The Vice President of the United States holds the second-highest position in the executive branch of the U.S. government, second only to the President. Unlike the president and members of Congress, Senate and the local government, the Vice President is indirectly elected into office. Presidential candidates choose their running mates, or VP picks, while campaigning for the presidency.
The Vice Presidency position is one of the least understood and often the most underappreciated positions in government. Let’s take a closer look at what responsibilities come along with this role and why the person who holds this position is so important.
What Responsibilities Does the Vice President Have?
The vice president is the first person in the presidential line of succession. If the president should resign, die or be removed from office, the vice president would take over his or her role.
The VP is also considered the president of the U.S. Senate. In this capacity, the VP only votes to break a tie. Supermajority rules have been implemented by Senate customs to diminish tie-breaking authority, but the VP can still influence legislation.
As pursuant to the Twelfth Amendment, the vice president also presides over joint Congress sessions to count the vote of the Electoral College.
Aside from their role as President of the Senate and the presidential succession, vice presidents have no constitutionally-directed functions. Scholars still debate as to whether the VP seat is truly a part of the executive or legislative branch of government. Only recently have VPs been assigned executive duties by either the president or Congress.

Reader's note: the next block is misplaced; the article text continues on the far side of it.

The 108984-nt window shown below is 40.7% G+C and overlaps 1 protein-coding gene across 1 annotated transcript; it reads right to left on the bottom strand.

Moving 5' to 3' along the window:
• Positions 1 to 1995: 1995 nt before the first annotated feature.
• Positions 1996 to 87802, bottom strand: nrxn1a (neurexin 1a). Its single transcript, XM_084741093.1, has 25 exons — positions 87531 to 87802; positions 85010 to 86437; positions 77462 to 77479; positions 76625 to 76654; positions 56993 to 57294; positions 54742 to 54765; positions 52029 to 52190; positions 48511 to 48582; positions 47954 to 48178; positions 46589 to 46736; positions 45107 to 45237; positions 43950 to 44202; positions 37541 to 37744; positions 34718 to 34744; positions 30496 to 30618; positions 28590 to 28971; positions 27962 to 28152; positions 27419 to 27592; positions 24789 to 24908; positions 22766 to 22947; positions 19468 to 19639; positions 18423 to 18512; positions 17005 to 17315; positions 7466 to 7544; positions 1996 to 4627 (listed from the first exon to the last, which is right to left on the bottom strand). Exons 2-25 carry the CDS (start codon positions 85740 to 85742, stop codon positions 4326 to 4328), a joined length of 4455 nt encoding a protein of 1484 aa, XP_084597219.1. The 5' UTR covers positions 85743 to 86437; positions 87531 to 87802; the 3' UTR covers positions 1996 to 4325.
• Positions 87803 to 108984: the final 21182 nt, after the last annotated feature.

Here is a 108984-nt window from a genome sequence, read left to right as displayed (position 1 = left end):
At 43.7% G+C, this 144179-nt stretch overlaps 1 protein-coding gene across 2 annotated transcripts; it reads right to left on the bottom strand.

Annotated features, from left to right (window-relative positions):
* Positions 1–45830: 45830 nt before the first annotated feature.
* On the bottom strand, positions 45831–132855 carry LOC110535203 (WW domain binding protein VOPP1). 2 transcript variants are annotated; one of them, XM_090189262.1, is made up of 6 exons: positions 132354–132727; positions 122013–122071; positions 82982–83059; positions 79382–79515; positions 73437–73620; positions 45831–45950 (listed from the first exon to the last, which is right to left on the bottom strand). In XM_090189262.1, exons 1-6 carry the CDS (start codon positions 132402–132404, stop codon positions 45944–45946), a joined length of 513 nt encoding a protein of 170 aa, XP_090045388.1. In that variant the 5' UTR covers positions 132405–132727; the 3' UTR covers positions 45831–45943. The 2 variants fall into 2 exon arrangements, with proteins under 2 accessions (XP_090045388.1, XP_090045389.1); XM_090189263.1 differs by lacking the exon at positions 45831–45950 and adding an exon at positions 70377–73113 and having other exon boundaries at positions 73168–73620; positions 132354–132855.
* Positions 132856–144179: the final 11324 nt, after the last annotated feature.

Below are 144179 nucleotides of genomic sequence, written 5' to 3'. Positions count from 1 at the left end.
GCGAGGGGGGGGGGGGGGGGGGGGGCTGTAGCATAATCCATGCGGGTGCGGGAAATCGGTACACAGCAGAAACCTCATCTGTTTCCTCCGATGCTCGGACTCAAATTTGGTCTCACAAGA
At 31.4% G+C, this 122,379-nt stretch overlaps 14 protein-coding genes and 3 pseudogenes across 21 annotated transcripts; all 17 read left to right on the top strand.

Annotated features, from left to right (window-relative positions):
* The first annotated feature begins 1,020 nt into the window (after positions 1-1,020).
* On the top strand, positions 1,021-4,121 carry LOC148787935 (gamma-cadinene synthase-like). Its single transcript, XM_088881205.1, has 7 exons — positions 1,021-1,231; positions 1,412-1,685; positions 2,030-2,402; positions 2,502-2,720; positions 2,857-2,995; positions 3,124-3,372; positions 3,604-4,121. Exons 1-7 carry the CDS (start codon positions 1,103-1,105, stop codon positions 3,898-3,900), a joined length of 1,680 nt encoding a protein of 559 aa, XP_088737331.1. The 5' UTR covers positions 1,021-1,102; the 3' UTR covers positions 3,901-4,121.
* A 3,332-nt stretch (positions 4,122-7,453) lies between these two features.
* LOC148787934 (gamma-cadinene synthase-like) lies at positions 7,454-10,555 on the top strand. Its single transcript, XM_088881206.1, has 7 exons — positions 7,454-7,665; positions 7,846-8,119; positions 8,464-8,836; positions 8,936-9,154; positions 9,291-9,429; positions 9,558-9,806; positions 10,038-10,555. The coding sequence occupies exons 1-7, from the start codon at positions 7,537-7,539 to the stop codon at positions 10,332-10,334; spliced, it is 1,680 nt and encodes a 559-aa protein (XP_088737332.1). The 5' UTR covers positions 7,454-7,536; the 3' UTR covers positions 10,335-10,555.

At one time, the vice president would preside over Senate meetings, but in modern times, VPs rarely get involved in the day-to-day matters of the Senate.
Aside from the VP’s tie-breaking role, no other significant responsibilities are given to the vice president. The VP is not permitted to participate in debate or address the Senate.
To be eligible for the seat, one must:
- Be at least 35 years of age
- Be a natural-born U.S. citizen
- Have lived in the U.S. for at least 14 years
Why the Vice President’s Role Is So Important
While the vice president has few formal duties, he or she still plays an integral role in government. Without the VP, members of Congress and Senate would scramble to find a replacement should the president die, become incapacitated or be removed from office.
Vice presidents also take on many informal responsibilities. VPs often serve as spokesmen for the administration’s policies and an adviser to the president. Oftentimes, VPs are chosen to help balance the president. They may have a more moderate or extreme position on certain issues that may appeal to the American public.
Vice presidents often serve as a source of comfort and support for Americans. While their formal role may be limited, modern VPs often take on numerous responsibilities to help the administration implement beneficial policies. But perhaps what makes their role so important is the fact that they must stand by, ready to take over as president at the drop of a dime should the Commander in Chief suddenly become unable to carry out his or her duties.